Travel giant TUI smashes earnings expectations as investors decide to exit London

Passengers board the TUI bus at Palma de Mallorca Airport on June 18, 2020 in Palma de Mallorca, Spain.

Clara Margais | Getty Images

German travel giant TUI reported quarterly profit of 6 million euros ($6.46 million) on Tuesday, defying expectations on the back of positive travel demand.

According to LSEG data, swing to profit largely exceeded analysts’ consensus forecast of a €102 million loss in underlying earnings before interest and tax (EBIT). In the same quarter last year, Europe’s largest tourism operator had recorded a net loss of 153 million euros.

The group’s first-quarter fiscal revenue reached a record 4.3 billion euros, up 15% from a year earlier, driven by higher demand at higher prices and tariffs.

Shares rose as much as 6% after the market opened, but have since pared gains to just over 3% in early trading in Europe.

“We are on track, we are acquiring customers and we are growing. We are accelerating our transformation quarter after quarter. We have goals that we are consistently implementing,” TUI CEO Sebastian Ebel said in a statement.

“In a constantly difficult context, people’s high willingness to travel guarantees strong economic development in all areas of the Group.”

Tui expects to post operating profit growth of at least 25% in the 2024 financial year and is targeting a compound annual growth rate of 7-10% over the medium term.

Over the three months under review, a total of 3.5 million guests traveled with TUI, compared to 3.3 million the previous year.

Analysts at Deutsche Bank noted Tuesday that TUI’s share price “still suffers from a very significant discount,” trading at just 0.2 times enterprise value to sales and an estimated price-to-earnings ratio of 5.3 times for 2024, compared to a historical average of 0.5x. EV/Sales and 14x P/E.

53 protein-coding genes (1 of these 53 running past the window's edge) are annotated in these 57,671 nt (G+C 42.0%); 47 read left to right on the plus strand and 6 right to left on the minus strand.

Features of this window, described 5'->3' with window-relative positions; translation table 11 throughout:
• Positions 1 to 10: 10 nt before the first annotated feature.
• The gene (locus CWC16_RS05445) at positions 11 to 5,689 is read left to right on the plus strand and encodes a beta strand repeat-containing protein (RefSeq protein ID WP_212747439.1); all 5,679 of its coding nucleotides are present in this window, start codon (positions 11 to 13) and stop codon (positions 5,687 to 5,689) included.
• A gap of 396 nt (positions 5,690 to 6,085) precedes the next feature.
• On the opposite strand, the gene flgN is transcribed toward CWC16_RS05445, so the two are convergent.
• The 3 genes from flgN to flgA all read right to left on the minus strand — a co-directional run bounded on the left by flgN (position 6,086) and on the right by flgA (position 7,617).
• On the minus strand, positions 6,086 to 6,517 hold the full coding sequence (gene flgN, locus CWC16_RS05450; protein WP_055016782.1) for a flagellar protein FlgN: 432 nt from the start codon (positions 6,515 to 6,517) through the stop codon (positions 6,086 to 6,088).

“Given these particularly low valuation multiples, the stock’s performance since the beginning of the year has been particularly disappointing (-3.9% since the beginning of the year for the German listing and -5.5% for the London listing) compared to both the Stoxx 600 (around +1.8%) and the Stoxx T&L (around +9.2%)”, said Deutsche Bank analysts, reiterating their “buy” rating on the stock.

Abandoning the London listing

Tuesday’s bumper earnings report came as Tui shareholders gather for an annual general meeting at which they will vote on whether the company should delist its shares from London markets in favor of a full listing in Germany.

The group currently holds a dual listing between Frankfurt and the UK, but its board of directors has recommended abandoning the London Stock Exchange, where just 10% of its shares are held, citing a “significant” drop in liquidity in UK stock markets in the last few years.

The AGM will begin at 10.30am London time.

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